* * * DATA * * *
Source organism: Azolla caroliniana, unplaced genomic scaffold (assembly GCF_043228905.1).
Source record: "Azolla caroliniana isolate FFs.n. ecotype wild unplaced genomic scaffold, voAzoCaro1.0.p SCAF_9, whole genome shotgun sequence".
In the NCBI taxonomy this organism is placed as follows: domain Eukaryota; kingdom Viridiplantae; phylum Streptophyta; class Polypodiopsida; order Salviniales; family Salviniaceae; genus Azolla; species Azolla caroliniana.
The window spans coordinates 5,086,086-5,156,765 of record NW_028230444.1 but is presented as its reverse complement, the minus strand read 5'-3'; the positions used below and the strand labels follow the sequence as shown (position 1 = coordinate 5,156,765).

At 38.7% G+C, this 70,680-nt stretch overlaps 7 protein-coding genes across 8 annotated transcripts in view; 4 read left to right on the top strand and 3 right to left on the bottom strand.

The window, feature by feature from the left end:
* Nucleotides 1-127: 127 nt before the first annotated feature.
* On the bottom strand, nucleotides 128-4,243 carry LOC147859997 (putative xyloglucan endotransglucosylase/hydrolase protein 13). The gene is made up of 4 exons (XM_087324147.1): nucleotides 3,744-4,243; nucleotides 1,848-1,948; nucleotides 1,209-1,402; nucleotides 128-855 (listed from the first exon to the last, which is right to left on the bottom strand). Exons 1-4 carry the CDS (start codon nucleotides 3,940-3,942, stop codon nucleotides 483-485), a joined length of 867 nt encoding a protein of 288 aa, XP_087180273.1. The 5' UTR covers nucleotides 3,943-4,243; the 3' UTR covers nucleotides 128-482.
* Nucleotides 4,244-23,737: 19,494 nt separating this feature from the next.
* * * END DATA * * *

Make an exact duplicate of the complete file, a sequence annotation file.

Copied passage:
Source organism: Azolla caroliniana, unplaced genomic scaffold (assembly GCF_043228905.1).
Source record: "Azolla caroliniana isolate FFs.n. ecotype wild unplaced genomic scaffold, voAzoCaro1.0.p SCAF_9, whole genome shotgun sequence".
In the NCBI taxonomy this organism is placed as follows: domain Eukaryota; kingdom Viridiplantae; phylum Streptophyta; class Polypodiopsida; order Salviniales; family Salviniaceae; genus Azolla; species Azolla caroliniana.
The window spans coordinates 5,086,086-5,156,765 of record NW_028230444.1 but is presented as its reverse complement, the minus strand read 5'-3'; the positions used below and the strand labels follow the sequence as shown (position 1 = coordinate 5,156,765).

At 38.7% G+C, this 70,680-nt stretch overlaps 7 protein-coding genes across 8 annotated transcripts in view; 4 read left to right on the top strand and 3 right to left on the bottom strand.

The window, feature by feature from the left end:
* Nucleotides 1-127: 127 nt before the first annotated feature.
* On the bottom strand, nucleotides 128-4,243 carry LOC147859997 (putative xyloglucan endotransglucosylase/hydrolase protein 13). The gene is made up of 4 exons (XM_087324147.1): nucleotides 3,744-4,243; nucleotides 1,848-1,948; nucleotides 1,209-1,402; nucleotides 128-855 (listed from the first exon to the last, which is right to left on the bottom strand). Exons 1-4 carry the CDS (start codon nucleotides 3,940-3,942, stop codon nucleotides 483-485), a joined length of 867 nt encoding a protein of 288 aa, XP_087180273.1. The 5' UTR covers nucleotides 3,943-4,243; the 3' UTR covers nucleotides 128-482.
* Nucleotides 4,244-23,737: 19,494 nt separating this feature from the next.